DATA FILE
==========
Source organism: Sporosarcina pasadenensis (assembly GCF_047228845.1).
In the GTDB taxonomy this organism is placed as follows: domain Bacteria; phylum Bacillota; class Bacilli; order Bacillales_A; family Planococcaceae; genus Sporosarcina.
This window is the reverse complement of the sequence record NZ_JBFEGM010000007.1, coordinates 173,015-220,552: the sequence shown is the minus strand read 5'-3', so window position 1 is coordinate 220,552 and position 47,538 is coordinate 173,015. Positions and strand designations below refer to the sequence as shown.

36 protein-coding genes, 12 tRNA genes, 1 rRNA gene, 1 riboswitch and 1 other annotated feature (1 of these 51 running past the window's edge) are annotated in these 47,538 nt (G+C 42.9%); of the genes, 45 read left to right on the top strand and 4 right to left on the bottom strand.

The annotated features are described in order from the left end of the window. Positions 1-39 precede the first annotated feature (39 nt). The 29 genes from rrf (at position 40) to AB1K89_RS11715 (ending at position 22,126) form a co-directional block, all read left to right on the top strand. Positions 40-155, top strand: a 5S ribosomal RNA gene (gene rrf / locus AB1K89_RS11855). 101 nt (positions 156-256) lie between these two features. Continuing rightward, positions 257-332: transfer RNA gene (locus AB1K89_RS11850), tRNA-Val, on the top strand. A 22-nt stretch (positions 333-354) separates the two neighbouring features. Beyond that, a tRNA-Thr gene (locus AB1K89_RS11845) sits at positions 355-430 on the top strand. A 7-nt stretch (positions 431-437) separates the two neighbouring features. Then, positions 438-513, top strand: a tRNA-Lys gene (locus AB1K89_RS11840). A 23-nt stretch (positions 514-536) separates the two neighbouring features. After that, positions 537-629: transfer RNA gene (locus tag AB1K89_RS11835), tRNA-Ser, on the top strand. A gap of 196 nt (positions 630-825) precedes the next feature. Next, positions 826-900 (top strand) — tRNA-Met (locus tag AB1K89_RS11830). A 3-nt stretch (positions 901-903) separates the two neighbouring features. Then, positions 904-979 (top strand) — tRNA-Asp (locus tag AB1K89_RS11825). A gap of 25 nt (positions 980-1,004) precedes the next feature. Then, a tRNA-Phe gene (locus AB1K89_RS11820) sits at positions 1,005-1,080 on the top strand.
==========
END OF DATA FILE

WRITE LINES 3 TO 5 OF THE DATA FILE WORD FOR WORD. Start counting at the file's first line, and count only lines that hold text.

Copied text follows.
This window is the reverse complement of the sequence record NZ_JBFEGM010000007.1, coordinates 173,015-220,552: the sequence shown is the minus strand read 5'-3', so window position 1 is coordinate 220,552 and position 47,538 is coordinate 173,015. Positions and strand designations below refer to the sequence as shown.

36 protein-coding genes, 12 tRNA genes, 1 rRNA gene, 1 riboswitch and 1 other annotated feature (1 of these 51 running past the window's edge) are annotated in these 47,538 nt (G+C 42.9%); of the genes, 45 read left to right on the top strand and 4 right to left on the bottom strand.

The annotated features are described in order from the left end of the window. Positions 1-39 precede the first annotated feature (39 nt). The 29 genes from rrf (at position 40) to AB1K89_RS11715 (ending at position 22,126) form a co-directional block, all read left to right on the top strand. Positions 40-155, top strand: a 5S ribosomal RNA gene (gene rrf / locus AB1K89_RS11855). 101 nt (positions 156-256) lie between these two features. Continuing rightward, positions 257-332: transfer RNA gene (locus AB1K89_RS11850), tRNA-Val, on the top strand. A 22-nt stretch (positions 333-354) separates the two neighbouring features. Beyond that, a tRNA-Thr gene (locus AB1K89_RS11845) sits at positions 355-430 on the top strand. A 7-nt stretch (positions 431-437) separates the two neighbouring features. Then, positions 438-513, top strand: a tRNA-Lys gene (locus AB1K89_RS11840). A 23-nt stretch (positions 514-536) separates the two neighbouring features. After that, positions 537-629: transfer RNA gene (locus tag AB1K89_RS11835), tRNA-Ser, on the top strand. A gap of 196 nt (positions 630-825) precedes the next feature. Next, positions 826-900 (top strand) — tRNA-Met (locus tag AB1K89_RS11830). A 3-nt stretch (positions 901-903) separates the two neighbouring features. Then, positions 904-979 (top strand) — tRNA-Asp (locus tag AB1K89_RS11825). A gap of 25 nt (positions 980-1,004) precedes the next feature. Then, a tRNA-Phe gene (locus AB1K89_RS11820) sits at positions 1,005-1,080 on the top strand.